Set the transaction logs to SIMPLE recovery. This model will reduce the disk space needed for the logs as well decrease I/O load.
Choosing the Recovery Model for a Database:
How to view or Change the Recovery Model of a Database in SQL Server Management Studio
Virtual Disk Type
Where the vCenter database server is a virtual machine, ensure that all VMDK’s are provisioned in an eagerZeroedThick format. This option provides approximately 10-20 percent performance improvement over the other two disk formats.
Verify SQL Rollup Jobs
Ensure SQL Agent rollup jobs have been created on SQL during the vCenter Installation. For instance:
For the full set of stored procedures and jobs please refer to the appropriate article below.
If necessary, recreate MSSQL agent rollup jobs.
Note that detaching, attaching, importing, and restoring a database to a newer version of MSSQL Server does not automatically recreate these jobs. To recreate these jobs, if missing, please refer to: KB1004382.
KB 2033096 (vSphere 5.1 & 5.5)
KB 2006097 (vSphere 5.0)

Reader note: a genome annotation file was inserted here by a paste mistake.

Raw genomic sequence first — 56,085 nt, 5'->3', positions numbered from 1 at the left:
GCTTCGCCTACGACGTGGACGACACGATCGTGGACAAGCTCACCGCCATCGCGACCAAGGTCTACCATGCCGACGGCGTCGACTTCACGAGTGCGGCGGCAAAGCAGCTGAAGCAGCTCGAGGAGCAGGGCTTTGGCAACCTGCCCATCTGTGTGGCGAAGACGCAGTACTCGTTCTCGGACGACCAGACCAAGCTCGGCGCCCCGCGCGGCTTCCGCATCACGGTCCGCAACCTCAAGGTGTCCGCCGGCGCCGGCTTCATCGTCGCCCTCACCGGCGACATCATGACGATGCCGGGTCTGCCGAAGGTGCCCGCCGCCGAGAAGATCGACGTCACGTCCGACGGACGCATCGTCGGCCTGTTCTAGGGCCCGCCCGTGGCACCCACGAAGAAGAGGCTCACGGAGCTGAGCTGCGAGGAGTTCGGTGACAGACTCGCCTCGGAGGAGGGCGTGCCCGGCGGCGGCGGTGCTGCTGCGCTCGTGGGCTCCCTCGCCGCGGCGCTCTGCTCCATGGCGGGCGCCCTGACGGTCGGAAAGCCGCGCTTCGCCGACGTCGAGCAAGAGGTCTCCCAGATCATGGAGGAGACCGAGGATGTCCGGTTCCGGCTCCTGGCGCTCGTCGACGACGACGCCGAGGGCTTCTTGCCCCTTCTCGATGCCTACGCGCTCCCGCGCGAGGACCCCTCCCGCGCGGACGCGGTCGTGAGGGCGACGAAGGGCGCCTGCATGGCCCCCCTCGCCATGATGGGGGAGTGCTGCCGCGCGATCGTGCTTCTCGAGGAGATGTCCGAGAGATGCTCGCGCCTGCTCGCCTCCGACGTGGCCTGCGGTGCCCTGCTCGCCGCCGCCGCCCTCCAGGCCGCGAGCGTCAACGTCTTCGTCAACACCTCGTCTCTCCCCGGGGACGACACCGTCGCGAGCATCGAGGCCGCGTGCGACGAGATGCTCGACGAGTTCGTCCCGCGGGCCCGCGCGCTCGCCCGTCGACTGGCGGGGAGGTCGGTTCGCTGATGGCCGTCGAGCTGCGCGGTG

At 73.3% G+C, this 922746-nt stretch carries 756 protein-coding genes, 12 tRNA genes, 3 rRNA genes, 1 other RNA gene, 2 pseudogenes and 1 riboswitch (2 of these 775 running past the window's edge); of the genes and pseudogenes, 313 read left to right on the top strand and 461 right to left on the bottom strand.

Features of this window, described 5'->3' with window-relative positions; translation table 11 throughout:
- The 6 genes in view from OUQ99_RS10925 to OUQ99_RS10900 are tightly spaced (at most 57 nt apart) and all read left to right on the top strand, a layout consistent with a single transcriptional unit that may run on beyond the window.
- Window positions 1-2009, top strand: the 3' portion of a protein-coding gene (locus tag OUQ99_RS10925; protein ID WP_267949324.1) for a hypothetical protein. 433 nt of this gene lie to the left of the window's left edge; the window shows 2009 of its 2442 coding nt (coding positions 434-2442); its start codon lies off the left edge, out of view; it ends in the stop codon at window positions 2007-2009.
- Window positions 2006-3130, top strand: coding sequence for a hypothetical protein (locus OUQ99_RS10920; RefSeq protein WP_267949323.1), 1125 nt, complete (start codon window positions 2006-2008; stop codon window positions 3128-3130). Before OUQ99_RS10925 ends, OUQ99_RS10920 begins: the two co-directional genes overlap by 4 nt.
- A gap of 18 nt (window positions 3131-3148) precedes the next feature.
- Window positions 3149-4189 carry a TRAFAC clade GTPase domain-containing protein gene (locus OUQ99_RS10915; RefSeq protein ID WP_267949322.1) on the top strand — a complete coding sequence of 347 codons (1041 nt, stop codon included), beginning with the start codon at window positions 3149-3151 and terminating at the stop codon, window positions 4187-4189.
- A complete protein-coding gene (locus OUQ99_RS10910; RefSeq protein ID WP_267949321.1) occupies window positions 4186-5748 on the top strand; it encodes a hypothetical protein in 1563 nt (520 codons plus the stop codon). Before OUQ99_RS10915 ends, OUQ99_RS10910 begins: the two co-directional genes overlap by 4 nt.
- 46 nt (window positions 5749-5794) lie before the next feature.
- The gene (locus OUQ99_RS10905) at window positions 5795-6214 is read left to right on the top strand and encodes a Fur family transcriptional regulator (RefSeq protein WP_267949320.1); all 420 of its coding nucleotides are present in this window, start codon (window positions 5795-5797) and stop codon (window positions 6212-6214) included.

Ensure that the myDB references the vCenter Server database and not the master or some other database. If these jobs reference any other database, you must delete and recreate the jobs.
Ensure database jobs are running correctly
Monitor scheduled database jobs to ensure they are running correctly.
For more information, refer to KB article: Checking the status of vCenter Server performance rollup jobs: KB2012226
Verify MSSQL Permissions
Ensure that the local, SQL and AD Permissions required are in place and align with the principle of least privilege (see below)
If necessary, truncate all unrequired performance data from the database (Purging Historical Statistical Performance Data)